I just finished reading the first chapter, "Wild Readers Dedicate Time to Read", and had to respond. It felt like coming home. Our school has gotten so far away from giving students the chance to read independently and it's made my heart sad. Readers' workshop has gone by the wayside. Guided/leveled reading groups, reading intervention pull-outs and push-ins, and fidelity to the curriculum, while all have their place, have pushed that sacred time right out the door. It's gotten to the point where most teachers feel guilty if admin walks in to find kids reading silently at desks, under desks, stretched out on the carpet or snuggled into a comfy little nook. Imagine that. Having to feel guilty when you have 34 kids fully immersed in a book of their choosing? What a horrible thing...kids reading for the sheer joy of reading!
I will admit, that over the years, it has been difficult not to succumb to the pressure. In Room 24, we still have Fall in Love with Your Book Time for 20 minutes when we return from the library. After FILWYBT is over, students are invited to give a quick book talk to share first impressions of their new reading material. My students know to always have the book they are currently smitten with on their desks for when their other assignments are complete and we sponge up any extra minutes between preps, lunch, and recess by opening up those same books. They know that this is our covert independent reading time. Each and EVERY day, I use the last 10-15 minutes for a read aloud. Shhhhh!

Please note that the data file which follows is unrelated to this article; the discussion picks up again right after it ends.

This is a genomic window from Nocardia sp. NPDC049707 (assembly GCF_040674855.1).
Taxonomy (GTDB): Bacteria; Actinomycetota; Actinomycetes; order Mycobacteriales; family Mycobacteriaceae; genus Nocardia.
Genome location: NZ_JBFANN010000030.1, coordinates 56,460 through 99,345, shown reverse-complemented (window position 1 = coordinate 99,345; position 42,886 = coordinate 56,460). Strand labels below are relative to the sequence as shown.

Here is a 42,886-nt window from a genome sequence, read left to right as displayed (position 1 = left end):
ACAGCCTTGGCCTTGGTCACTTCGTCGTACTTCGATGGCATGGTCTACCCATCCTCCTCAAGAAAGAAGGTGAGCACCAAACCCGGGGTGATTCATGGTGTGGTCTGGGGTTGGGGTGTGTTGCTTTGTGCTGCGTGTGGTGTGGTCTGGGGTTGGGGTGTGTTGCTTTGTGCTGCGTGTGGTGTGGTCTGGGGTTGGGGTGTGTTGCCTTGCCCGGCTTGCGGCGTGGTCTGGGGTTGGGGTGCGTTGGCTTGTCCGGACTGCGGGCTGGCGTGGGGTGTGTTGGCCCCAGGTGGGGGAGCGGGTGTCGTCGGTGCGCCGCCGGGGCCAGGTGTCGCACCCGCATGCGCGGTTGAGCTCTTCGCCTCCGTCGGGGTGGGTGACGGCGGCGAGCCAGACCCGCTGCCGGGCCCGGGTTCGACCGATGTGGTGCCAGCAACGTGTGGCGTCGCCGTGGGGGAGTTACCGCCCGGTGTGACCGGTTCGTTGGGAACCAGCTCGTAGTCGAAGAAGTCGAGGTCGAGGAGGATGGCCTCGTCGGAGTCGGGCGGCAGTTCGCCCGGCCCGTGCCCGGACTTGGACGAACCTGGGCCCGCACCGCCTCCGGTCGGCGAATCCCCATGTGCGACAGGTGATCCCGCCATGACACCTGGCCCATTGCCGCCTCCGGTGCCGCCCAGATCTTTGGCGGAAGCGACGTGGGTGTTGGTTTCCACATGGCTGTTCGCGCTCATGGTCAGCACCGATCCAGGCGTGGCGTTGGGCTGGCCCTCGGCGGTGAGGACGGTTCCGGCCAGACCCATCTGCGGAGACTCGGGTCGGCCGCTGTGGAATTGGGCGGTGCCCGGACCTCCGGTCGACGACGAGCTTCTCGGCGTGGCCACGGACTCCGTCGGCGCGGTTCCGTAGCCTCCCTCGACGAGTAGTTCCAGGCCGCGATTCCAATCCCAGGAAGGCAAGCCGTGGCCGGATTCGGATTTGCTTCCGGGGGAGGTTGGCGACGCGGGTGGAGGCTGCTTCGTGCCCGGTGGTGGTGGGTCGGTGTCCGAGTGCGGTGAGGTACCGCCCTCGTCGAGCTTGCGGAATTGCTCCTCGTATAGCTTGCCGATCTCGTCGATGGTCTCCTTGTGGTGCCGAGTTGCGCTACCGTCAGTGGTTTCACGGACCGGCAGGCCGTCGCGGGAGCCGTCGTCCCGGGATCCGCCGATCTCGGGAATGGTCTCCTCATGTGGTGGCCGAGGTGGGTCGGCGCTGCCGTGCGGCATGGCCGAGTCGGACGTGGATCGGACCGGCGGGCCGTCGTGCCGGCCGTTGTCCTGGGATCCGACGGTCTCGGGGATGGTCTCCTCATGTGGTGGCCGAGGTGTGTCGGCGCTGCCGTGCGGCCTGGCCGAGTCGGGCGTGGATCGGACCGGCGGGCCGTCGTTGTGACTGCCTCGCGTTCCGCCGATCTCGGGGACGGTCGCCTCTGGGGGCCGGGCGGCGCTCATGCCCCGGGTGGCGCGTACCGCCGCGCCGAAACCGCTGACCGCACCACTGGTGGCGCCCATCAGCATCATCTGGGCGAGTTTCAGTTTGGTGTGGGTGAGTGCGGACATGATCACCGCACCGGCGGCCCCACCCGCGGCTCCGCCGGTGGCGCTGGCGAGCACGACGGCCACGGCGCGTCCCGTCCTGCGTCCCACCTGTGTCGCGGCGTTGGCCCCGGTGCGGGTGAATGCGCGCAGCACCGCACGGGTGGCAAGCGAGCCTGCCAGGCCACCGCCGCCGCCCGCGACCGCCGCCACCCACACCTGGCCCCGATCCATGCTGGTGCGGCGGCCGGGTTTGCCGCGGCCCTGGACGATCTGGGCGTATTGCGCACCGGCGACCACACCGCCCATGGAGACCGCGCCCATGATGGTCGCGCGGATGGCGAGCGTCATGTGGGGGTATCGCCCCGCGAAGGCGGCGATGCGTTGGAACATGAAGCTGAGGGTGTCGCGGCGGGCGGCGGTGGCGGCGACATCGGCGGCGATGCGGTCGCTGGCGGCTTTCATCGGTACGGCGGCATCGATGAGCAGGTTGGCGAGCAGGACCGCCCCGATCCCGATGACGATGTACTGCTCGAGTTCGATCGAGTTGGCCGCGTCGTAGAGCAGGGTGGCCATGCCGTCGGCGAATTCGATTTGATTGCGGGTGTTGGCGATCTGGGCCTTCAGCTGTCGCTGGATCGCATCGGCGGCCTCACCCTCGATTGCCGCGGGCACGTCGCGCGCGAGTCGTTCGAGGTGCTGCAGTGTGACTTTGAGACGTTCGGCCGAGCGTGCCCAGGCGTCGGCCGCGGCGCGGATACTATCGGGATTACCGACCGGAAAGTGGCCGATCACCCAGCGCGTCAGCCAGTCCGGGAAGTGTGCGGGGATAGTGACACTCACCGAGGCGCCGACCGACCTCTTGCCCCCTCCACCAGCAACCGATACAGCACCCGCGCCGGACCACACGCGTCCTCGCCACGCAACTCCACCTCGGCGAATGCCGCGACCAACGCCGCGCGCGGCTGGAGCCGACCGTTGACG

This coming year, we're jumping into common core and new curriculum with both feet. I'm not sure how it will all work, but I'm determined to find time each day to dedicate to the type of reading Miller describes in Chapter 1.
"When students read together every day, they forge strong bonds though shared reading experiences that help them define themselves as members of a reading tribe." I love this! I want to do whatever I can to help my students become a tribe of wild readers this coming year.
Like others who have already responded to Chapter 1, I love the idea of having a book on hand at all times for 'reading emergencies'. I usually carry my iPad mini with me for just such occasions. On our recent camping trip, I was chastised a bit for bringing a piece of technology into the wild. I quickly pointed out that it was my 'book' and not an iPad mini at all. Having finished my current book half way through the trip, I was more than a bit upset when I realized I hadn't downloaded the next book on my list! With no internet connection, I was in a true reading emergency! You can bet I'll be more prepared next time.